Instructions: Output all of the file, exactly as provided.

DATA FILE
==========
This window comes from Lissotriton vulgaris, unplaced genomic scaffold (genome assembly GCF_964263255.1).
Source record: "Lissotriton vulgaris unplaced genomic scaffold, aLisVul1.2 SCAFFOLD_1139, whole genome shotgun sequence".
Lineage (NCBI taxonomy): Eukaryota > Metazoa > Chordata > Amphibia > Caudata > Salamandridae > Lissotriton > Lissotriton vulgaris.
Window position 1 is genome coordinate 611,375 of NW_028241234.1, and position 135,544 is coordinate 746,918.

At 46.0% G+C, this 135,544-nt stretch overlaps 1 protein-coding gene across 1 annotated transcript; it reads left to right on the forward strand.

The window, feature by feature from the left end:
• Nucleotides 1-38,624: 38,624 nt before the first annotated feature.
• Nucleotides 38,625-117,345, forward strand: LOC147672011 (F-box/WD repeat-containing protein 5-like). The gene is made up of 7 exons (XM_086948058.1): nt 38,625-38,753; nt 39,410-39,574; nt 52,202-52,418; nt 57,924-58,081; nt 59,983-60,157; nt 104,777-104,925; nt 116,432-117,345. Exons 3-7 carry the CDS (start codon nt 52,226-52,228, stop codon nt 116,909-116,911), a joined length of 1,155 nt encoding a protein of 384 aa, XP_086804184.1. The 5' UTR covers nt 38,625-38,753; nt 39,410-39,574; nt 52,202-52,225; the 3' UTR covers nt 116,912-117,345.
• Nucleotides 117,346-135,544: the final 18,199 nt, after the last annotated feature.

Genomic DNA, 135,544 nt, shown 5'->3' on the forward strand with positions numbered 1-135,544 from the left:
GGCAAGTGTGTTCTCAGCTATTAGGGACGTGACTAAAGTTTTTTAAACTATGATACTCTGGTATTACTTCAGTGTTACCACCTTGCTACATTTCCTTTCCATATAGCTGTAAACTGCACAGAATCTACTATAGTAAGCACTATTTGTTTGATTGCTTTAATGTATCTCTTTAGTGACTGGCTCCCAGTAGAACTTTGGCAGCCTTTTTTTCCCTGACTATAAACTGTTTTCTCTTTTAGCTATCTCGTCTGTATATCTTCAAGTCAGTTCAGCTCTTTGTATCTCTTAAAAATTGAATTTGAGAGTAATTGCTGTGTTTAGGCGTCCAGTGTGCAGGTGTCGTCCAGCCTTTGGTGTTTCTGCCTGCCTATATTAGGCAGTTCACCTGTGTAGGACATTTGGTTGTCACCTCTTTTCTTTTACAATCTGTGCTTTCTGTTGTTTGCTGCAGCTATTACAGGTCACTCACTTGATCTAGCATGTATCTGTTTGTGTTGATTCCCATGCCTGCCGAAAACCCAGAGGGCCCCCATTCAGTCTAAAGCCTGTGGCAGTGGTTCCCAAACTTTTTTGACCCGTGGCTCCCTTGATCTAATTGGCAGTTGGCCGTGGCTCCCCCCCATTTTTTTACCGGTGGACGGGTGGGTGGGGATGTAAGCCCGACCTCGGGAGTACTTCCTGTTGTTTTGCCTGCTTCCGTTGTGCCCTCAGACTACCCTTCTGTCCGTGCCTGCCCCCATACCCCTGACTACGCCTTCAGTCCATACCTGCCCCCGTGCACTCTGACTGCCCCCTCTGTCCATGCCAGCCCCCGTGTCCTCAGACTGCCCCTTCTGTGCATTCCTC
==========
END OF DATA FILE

This window comes from Lissotriton vulgaris, unplaced genomic scaffold (genome assembly GCF_964263255.1).
Source record: "Lissotriton vulgaris unplaced genomic scaffold, aLisVul1.2 SCAFFOLD_1139, whole genome shotgun sequence".
Lineage (NCBI taxonomy): Eukaryota > Metazoa > Chordata > Amphibia > Caudata > Salamandridae > Lissotriton > Lissotriton vulgaris.
Window position 1 is genome coordinate 611,375 of NW_028241234.1, and position 135,544 is coordinate 746,918.

At 46.0% G+C, this 135,544-nt stretch overlaps 1 protein-coding gene across 1 annotated transcript; it reads left to right on the forward strand.

The window, feature by feature from the left end:
• Nucleotides 1-38,624: 38,624 nt before the first annotated feature.
• Nucleotides 38,625-117,345, forward strand: LOC147672011 (F-box/WD repeat-containing protein 5-like). The gene is made up of 7 exons (XM_086948058.1): nt 38,625-38,753; nt 39,410-39,574; nt 52,202-52,418; nt 57,924-58,081; nt 59,983-60,157; nt 104,777-104,925; nt 116,432-117,345. Exons 3-7 carry the CDS (start codon nt 52,226-52,228, stop codon nt 116,909-116,911), a joined length of 1,155 nt encoding a protein of 384 aa, XP_086804184.1. The 5' UTR covers nt 38,625-38,753; nt 39,410-39,574; nt 52,202-52,225; the 3' UTR covers nt 116,912-117,345.
• Nucleotides 117,346-135,544: the final 18,199 nt, after the last annotated feature.

Genomic DNA, 135,544 nt, shown 5'->3' on the forward strand with positions numbered 1-135,544 from the left:
GGCAAGTGTGTTCTCAGCTATTAGGGACGTGACTAAAGTTTTTTAAACTATGATACTCTGGTATTACTTCAGTGTTACCACCTTGCTACATTTCCTTTCCATATAGCTGTAAACTGCACAGAATCTACTATAGTAAGCACTATTTGTTTGATTGCTTTAATGTATCTCTTTAGTGACTGGCTCCCAGTAGAACTTTGGCAGCCTTTTTTTCCCTGACTATAAACTGTTTTCTCTTTTAGCTATCTCGTCTGTATATCTTCAAGTCAGTTCAGCTCTTTGTATCTCTTAAAAATTGAATTTGAGAGTAATTGCTGTGTTTAGGCGTCCAGTGTGCAGGTGTCGTCCAGCCTTTGGTGTTTCTGCCTGCCTATATTAGGCAGTTCACCTGTGTAGGACATTTGGTTGTCACCTCTTTTCTTTTACAATCTGTGCTTTCTGTTGTTTGCTGCAGCTATTACAGGTCACTCACTTGATCTAGCATGTATCTGTTTGTGTTGATTCCCATGCCTGCCGAAAACCCAGAGGGCCCCCATTCAGTCTAAAGCCTGTGGCAGTGGTTCCCAAACTTTTTTGACCCGTGGCTCCCTTGATCTAATTGGCAGTTGGCCGTGGCTCCCCCCCATTTTTTTACCGGTGGACGGGTGGGTGGGGATGTAAGCCCGACCTCGGGAGTACTTCCTGTTGTTTTGCCTGCTTCCGTTGTGCCCTCAGACTACCCTTCTGTCCGTGCCTGCCCCCATACCCCTGACTACGCCTTCAGTCCATACCTGCCCCCGTGCACTCTGACTGCCCCCTCTGTCCATGCCAGCCCCCGTGTCCTCAGACTGCCCCTTCTGTGCATTCCTC